The following list includes situations, which have been identified as having the potential for respiratory hazards:

  1. Feed or drug plants where there is a possible inhalation hazard due to airborne particulates.
  2. Fumigation or storage facilities where treated grain or produce is encountered,
    including trucks, vessels, railroad cars, fumigation chambers.
    1. Do not enter any structure or conveyance or sample any product that is being treated with the fumigants Methyl Bromide or Phosphine. If a sampling area is suspected of having been fumigated with methyl bromide or phosphine, and has not been cleared according to the EPA requirements, contact your local industrial hygienist for guidance as to how to ensure that the area is safe to enter. Do not enter the area until it is appropriately aerated and tested. If entry is required using personal protective equipment, you local industrial hygienist can provide guidance to ensure you are using the appropriate respirator and cartridge, and any other protective equipment necessary based upon the fumigant concentration. See IOM, Asphyxiation Hazards, and IOM Factory Inspections, for additional cautions related to fumigants.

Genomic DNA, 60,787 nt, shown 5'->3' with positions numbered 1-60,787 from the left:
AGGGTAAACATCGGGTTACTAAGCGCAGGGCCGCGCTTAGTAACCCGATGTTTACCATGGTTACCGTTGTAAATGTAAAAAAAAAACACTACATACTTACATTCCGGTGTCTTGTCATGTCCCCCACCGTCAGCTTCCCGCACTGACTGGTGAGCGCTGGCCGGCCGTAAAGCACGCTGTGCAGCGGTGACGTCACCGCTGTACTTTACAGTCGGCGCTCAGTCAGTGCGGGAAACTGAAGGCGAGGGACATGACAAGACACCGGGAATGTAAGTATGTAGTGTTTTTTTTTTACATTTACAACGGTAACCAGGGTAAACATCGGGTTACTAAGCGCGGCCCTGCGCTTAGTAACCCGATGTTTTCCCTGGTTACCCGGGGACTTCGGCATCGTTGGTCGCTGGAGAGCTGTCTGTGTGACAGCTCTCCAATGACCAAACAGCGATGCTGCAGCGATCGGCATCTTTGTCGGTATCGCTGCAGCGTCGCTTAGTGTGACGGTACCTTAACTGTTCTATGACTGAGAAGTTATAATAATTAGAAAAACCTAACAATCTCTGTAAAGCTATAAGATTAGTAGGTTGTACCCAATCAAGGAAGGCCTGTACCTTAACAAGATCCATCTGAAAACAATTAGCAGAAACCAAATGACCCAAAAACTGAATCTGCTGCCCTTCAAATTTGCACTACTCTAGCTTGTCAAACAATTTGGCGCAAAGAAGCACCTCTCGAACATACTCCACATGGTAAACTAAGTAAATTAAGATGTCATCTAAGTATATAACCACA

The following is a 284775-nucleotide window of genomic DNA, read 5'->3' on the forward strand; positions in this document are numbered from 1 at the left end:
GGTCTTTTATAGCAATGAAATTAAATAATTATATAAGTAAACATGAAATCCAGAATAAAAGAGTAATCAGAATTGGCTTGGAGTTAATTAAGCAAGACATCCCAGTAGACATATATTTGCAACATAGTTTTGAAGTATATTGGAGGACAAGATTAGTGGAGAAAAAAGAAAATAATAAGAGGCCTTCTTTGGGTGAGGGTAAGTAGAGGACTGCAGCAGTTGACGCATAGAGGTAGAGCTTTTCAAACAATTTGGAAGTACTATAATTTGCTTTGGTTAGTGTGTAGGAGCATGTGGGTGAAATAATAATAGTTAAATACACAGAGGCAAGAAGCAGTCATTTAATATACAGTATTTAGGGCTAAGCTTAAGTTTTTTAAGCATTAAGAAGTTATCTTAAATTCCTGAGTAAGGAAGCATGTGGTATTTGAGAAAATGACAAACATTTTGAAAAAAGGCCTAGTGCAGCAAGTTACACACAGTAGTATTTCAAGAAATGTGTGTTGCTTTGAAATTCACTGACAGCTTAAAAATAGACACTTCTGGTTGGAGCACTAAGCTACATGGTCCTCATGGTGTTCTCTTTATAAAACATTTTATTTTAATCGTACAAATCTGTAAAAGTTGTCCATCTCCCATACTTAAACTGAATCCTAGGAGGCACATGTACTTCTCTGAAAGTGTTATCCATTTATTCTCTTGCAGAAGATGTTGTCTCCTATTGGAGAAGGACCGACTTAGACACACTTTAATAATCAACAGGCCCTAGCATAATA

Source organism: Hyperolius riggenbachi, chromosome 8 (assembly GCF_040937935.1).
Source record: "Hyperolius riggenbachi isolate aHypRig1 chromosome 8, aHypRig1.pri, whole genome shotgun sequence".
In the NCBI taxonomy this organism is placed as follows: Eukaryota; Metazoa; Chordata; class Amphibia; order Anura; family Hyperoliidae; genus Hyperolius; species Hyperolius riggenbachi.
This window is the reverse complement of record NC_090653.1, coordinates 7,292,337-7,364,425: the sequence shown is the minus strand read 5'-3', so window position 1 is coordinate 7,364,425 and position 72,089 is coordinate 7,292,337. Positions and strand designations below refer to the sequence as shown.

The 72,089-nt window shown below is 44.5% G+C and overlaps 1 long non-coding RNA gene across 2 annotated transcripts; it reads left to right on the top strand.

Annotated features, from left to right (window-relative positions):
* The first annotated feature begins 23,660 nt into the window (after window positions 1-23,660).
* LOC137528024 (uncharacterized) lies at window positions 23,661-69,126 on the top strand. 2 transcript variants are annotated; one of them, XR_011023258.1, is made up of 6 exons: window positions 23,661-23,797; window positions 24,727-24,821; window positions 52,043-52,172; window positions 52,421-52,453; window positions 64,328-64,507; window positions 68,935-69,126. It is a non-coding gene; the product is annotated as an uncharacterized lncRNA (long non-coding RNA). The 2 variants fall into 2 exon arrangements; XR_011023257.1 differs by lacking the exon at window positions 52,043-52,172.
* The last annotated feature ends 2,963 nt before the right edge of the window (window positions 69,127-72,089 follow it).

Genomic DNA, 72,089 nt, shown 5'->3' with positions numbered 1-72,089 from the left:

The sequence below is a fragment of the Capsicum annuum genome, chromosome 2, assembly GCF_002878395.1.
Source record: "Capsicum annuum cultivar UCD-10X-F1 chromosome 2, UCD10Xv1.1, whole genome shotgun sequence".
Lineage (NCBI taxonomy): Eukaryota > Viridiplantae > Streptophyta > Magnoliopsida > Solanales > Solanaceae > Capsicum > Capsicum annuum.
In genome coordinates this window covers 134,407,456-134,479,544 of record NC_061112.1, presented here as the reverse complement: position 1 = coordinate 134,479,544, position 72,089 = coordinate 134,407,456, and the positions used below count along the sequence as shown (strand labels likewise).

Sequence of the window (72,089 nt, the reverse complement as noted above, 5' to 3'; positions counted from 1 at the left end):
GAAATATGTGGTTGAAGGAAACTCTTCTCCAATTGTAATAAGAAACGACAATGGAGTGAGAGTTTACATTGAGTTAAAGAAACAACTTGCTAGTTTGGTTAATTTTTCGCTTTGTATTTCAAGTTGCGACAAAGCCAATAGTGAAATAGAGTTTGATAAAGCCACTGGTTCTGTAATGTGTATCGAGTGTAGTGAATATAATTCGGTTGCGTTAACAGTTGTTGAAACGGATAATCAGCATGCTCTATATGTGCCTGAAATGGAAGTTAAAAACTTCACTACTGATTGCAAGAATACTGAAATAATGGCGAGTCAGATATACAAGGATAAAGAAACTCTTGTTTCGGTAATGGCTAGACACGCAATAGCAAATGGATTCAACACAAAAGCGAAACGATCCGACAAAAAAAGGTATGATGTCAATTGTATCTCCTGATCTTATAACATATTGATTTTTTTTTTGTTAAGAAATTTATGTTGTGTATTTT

2. Areas and/or products being treated with fumigants are required by Environmental Protection Agency (EPA) to be placarded, and the placards not removed until the treatment is complete (usually 12 hours to 4 or more days) and the areas and/or products are clear of fumigant gases (phosphine <0.3 ppm and methyl bromide <1 ppm).
    3. Self-contained breathing apparatus (SCBA) is generally the only respiratory protection gear approved for use in areas being fumigated. It is necessary to follow many other precautions when working around fumigants. See Note on Methyl Bromide and Phosphine at the end of this section for additional information.
  3. Facilities using ozone, or where ozone is produced as a by-product of the manufacturing operation.